Over the course of two hours, To Be Kind flows through these peaks and valleys, yet despite its wide breadth, it feels like a cohesive whole; an expression of one man's obsessive vision, brought to life with help from some creative collaborators. Swans are not for everyone, of course, but To Be Kind is as good a place to start as any. Give it your time and attention, and you will be rewarded with an album of unmatched emotional depth and endless replayability.
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1 of 1 people found the following review helpful
5.0 out of 5 stars An Endless Swansong, July 11, 2014
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This review is from: To Be Kind (Audio CD)
You don’t need a painted face, hyper-extended unreally red tongue lolling down to your navel, odd coloured contact lenses, matted hair and definitely not foot-high heels to be a scary musical act. You just need to be Michael Gira and make the kind of music his band Swans makes. But that’s the tough part. Because the band’s music is scary not in a horror-inducing way. It is terrifying in its unrelenting intensity. In these times of 3-minute attention spans (am I being generous here?), Swans is an anachronism, making a huge demand on you with albums that are 2-hour long monster works. Less than two years after the release of their riveting epic “The Seer”, Swans have come back with what I think is perhaps an even better effort in “To Be Kind”. All the Swans stock-in-trade are here. The hypnotic quality created by phrases repeated, building up with slight modifications, gradual additions and then the nearly out-of-control spiralling crescendo best exemplified in my opinion on the shamanistic “Screen Shot” which, had the words been different, could well make for an incitement to ritual mayhem. The multi-movement half-an-hour extravagance in “Bring The Sun/Toussaint L’Ouverture”. The mystical allure and strange interludes of “Nathalie Neal”. Gira and co. draw you in to their murky, insane swirl of music, bind you such that even when you break back to the surface and clamber on to safe shores, you dive back after a short breather. Either that or you bounce off the surface perhaps never again to venture anywhere close. Not for everyone, this. Because this is a dark pool that is not penetrated by the light of joy. Yet it will cleanse you in a cathartic way...at a price. More than just music, it’s an experience. Not necessarily uplifting but definitely something that will make you question convention. And that in my opinion is a good thing.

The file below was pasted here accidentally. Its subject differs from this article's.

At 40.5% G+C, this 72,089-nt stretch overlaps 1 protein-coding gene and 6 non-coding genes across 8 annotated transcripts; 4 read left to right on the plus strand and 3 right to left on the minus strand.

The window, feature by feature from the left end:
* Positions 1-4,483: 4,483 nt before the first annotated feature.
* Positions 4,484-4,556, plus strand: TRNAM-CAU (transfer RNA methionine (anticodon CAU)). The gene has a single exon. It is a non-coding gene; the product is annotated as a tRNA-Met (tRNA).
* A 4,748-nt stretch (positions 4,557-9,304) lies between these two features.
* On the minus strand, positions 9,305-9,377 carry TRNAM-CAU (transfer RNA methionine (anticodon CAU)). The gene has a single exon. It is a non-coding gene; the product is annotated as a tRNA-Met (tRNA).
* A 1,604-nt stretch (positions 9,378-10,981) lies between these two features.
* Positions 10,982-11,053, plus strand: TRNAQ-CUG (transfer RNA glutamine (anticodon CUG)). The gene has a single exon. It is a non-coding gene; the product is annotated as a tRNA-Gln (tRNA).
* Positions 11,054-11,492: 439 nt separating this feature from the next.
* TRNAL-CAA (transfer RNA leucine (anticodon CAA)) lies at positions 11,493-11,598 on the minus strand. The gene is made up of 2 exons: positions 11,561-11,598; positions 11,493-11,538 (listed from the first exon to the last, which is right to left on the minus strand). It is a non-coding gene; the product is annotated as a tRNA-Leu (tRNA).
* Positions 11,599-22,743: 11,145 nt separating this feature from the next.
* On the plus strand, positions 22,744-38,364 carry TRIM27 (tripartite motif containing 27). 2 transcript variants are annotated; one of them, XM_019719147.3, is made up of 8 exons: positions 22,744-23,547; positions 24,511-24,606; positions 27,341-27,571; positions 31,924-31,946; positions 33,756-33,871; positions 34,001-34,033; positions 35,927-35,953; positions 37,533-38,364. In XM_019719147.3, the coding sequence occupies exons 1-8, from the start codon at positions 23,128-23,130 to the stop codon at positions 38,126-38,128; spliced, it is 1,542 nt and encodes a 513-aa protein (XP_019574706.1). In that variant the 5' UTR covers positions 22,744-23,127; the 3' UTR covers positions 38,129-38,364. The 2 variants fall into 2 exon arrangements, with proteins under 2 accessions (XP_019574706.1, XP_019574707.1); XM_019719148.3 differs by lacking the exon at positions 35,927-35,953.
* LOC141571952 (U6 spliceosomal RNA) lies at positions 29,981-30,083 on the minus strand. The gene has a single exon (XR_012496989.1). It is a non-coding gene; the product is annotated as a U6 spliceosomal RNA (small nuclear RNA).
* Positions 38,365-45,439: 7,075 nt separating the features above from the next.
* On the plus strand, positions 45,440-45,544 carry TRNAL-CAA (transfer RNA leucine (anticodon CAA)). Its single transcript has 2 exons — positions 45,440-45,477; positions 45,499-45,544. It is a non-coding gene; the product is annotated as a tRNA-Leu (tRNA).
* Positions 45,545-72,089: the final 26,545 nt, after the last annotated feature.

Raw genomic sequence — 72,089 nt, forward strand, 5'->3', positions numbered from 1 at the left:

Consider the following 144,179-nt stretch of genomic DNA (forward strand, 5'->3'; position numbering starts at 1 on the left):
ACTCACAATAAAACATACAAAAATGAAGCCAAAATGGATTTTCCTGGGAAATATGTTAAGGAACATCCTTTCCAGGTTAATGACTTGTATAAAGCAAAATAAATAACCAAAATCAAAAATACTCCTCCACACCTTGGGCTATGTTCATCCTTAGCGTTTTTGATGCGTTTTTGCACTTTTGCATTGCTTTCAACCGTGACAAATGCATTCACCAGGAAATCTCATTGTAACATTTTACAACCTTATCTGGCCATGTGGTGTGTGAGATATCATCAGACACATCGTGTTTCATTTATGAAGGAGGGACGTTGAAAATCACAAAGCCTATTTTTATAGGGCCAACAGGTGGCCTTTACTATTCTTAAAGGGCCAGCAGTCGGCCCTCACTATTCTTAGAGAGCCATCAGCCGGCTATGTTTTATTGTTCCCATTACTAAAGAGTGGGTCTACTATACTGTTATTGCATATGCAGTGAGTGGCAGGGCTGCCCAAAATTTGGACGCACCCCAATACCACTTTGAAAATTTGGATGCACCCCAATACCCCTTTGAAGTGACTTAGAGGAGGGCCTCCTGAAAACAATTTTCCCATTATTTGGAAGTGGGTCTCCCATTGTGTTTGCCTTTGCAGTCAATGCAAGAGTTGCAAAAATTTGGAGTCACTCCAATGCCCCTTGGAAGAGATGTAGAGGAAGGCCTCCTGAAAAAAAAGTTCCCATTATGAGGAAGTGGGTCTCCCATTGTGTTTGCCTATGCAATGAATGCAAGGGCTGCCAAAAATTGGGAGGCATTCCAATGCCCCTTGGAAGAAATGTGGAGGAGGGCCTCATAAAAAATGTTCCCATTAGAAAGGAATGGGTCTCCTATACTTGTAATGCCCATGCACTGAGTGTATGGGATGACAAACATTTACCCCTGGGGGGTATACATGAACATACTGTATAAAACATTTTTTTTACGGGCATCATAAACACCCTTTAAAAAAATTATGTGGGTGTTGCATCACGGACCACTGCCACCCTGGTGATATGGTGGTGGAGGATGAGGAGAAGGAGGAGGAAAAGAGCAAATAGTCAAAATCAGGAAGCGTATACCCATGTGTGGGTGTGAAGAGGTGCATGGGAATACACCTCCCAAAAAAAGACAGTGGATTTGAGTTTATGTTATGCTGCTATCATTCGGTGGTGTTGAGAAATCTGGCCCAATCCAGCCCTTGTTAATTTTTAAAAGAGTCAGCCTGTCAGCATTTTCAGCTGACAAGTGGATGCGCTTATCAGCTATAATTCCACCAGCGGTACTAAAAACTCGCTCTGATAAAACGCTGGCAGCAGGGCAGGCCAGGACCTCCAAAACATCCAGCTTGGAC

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1 of 1 people found the following review helpful
5.0 out of 5 stars Brilliant; Swans' Best, June 26, 2014
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This review is from: To Be Kind (Audio CD)
In the 30+ years since the band formed, they have undergone major lineup changes, evolved a lot sonically, and never stopped experimenting along the way. Not a single one of their albums has sounded the same as its predecessors, but each takes something from previous records and incorporates it in interesting ways. "To Be Kind" is the culmination of 30 years of brutal beats, intricately constructed epics, and sonic experimentation.